Not that this has ever been investigated with any apparent enthusiasm by the Thai authorities. In 2011, two years after Jill’s death, the U.S. Embassy in Thailand sent her parents a letter best characterized by its hang-wringing frustration:
“We have attempted on multiple occasions to find out what happened to all the items taken for testing…” it reads, noting that many of the test samples were not taken until five weeks after the deaths and that the police had made no effort to seal the women’s hotel rooms in the interim. The embassy had been unable to learn of any useful results that would explain the deaths on Koh Phi Phi. “I imagine your frustration with this is much greater than ours and that our sympathy is of little comfort.”
Your daughter, Soraya Vorster Pandola, 33, of Berkeley, California, died in January of 2011, the same year the embassy was expressing its frustration over another death. She died to the north, in the city of Chiang Mai, where she’d been working as a bicycle tour guide. “In her last communication with us, a few days before we learned she’d been hospitalized, our daughter communicated to us how much she loved Thailand and the friendships she had cultivated during a series of visits there,” her father, Ted Vorster, wrote to me after I wrote two posts about what struck me — like so many others — as too many deaths with too little credible explanation.
You rushed to Thailand, hoping to save your child. But your daughter died just hours after your arrival. The Vorsters were told that Soraya appeared to be suffering from exposure to some toxic chemical compound, possibly a pesticide. Yet, a few weeks later when others in the same city started to die with similar symptoms — acute nausea, difficulty breathing, inflammation of the heart muscle — her father recalls the “reaction of the authorities in Chiang Mai was to downplay the significance, despite the almost identical symptoms and rapid progress of the illness to what my daughter experienced.”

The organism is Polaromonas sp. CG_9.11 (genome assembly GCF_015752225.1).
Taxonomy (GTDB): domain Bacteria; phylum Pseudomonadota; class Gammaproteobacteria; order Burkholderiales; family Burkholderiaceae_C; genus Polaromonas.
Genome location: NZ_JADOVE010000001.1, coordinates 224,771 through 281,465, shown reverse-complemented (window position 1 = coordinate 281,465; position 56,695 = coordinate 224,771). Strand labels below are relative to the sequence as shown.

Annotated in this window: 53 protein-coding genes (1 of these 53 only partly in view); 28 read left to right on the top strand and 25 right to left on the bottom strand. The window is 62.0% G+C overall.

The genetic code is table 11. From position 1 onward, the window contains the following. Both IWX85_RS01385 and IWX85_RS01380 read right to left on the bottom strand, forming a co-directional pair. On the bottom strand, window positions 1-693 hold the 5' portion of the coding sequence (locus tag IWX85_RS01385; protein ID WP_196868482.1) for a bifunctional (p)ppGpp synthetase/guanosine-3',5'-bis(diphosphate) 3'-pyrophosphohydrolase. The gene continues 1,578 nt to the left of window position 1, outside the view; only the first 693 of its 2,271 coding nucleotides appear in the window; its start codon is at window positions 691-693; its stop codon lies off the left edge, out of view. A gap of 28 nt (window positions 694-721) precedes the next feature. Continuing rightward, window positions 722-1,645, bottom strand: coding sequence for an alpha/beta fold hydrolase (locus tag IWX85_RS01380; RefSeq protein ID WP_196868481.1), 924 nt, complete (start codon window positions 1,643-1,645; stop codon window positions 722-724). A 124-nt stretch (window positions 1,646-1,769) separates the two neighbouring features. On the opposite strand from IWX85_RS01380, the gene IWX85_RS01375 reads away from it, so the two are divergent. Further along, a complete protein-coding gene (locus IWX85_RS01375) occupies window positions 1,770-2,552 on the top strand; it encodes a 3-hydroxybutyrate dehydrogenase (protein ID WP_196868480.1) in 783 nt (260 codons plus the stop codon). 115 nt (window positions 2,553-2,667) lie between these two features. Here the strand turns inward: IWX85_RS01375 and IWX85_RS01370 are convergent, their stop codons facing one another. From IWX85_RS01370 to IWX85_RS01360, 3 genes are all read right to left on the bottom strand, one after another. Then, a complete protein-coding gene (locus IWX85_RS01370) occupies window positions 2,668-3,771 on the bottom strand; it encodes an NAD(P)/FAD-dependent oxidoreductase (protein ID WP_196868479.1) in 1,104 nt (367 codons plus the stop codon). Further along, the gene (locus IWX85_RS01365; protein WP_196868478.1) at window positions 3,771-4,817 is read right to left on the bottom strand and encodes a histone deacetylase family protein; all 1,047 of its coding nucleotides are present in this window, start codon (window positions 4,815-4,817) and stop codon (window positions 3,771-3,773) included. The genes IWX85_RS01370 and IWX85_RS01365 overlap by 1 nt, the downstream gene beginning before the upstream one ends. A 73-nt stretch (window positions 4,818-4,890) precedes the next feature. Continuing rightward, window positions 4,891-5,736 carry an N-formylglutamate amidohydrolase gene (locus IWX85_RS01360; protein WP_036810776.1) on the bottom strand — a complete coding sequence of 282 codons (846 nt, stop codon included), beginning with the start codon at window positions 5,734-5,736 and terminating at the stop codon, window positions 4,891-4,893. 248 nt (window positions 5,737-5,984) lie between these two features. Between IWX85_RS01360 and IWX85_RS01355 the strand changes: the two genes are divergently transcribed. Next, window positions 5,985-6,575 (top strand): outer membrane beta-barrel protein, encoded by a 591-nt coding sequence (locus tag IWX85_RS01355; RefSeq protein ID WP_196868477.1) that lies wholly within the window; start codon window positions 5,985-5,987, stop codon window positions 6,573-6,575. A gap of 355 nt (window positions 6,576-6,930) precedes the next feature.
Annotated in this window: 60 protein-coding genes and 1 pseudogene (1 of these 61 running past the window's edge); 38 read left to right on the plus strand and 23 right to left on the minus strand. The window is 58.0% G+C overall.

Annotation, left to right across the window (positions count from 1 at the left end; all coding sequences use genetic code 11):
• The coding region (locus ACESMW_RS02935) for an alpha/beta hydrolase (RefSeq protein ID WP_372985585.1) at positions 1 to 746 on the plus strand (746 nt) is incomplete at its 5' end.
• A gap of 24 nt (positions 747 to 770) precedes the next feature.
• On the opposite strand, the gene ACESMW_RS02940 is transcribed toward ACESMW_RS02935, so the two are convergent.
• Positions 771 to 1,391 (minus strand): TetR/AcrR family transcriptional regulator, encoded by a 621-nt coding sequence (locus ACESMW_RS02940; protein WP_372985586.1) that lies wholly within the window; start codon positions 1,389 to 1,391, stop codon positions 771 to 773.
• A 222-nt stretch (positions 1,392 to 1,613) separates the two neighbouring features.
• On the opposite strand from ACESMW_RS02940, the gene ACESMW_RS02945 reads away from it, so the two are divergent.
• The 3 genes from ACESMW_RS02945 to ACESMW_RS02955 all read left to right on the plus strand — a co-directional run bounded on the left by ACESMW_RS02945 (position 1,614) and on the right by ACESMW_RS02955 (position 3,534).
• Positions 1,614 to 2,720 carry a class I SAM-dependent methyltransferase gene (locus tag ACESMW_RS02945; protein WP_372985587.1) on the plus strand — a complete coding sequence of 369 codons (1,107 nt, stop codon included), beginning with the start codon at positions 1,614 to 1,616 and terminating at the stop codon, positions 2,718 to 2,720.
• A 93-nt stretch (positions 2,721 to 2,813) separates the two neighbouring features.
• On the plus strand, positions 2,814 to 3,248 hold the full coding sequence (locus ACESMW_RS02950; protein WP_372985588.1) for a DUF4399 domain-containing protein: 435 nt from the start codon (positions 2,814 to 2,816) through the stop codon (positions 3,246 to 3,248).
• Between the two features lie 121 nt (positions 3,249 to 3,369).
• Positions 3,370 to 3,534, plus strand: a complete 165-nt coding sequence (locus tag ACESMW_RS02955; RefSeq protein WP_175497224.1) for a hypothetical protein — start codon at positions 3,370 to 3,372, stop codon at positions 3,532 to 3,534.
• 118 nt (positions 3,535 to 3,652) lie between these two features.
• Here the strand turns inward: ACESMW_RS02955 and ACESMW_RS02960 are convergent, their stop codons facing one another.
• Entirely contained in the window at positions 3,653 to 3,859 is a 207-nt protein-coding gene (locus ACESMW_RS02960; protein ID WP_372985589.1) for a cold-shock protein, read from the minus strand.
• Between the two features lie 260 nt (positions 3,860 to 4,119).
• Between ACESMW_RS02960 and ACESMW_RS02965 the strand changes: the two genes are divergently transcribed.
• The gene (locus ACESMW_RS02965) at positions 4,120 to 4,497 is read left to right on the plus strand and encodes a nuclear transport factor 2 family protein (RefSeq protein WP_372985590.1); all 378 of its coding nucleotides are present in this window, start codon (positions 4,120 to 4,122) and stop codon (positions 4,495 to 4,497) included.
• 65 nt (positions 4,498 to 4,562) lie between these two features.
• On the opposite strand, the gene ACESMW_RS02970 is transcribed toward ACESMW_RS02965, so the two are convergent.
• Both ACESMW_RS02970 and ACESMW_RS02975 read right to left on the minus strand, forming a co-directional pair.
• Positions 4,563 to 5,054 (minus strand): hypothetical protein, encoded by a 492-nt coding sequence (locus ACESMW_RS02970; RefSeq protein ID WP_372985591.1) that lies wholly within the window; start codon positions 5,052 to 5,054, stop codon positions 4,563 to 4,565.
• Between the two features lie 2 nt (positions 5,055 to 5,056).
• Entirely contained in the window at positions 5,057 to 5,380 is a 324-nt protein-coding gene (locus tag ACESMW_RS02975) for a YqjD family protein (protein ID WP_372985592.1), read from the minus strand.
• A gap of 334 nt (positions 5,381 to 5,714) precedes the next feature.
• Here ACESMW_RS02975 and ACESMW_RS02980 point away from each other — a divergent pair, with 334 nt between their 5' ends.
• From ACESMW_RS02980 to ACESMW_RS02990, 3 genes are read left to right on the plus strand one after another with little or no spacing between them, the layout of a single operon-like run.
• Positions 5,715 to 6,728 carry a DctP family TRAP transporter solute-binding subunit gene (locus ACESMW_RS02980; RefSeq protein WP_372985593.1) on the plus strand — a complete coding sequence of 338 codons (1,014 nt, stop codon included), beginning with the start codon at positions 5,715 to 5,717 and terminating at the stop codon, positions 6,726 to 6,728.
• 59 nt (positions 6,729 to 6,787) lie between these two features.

There was a tumbling block cascade of the dead that followed Soraya, mostly people staying at a hotel called the Downtown Inn. First a Canadian, Bill Mah, 59 on Jan. 26; followed by the death of a Thai tour guide, Warapom Pungmahisiranom, 47 on Feb. 3; New Zealander Sarah Carter, 23, on Feb. 4, and a British couple, Bill, 78, and Eileen Everitt, 74, two weeks later. As the Bangkok Post reported, the building that began to be referred to as “the death hotel” was torn down this spring.
Your daughter died; she was only 23. So it was Sarah Carter’s death that drew the most attention, largely because her parents exploded in a fury of protest. Of course they did. They had nothing to hold on to, no explanation of loss, as they struggled to understand. The governor of Chiang Mai at first dismissed all the deaths as a coincidence. An investigation by a New Zealand television station raised the idea of insecticide poisoning, perhaps the illicit use of the pesticide, chlororpyrifos, to treat bed bugs. But, as I wrote this fall, that particular compound makes imperfect sense because while poisonous, it’s also a neurotoxin not particularly known for causing inflammation of the heart muscle, and heart damage was a consistent symptom in the Chiang Mai deaths.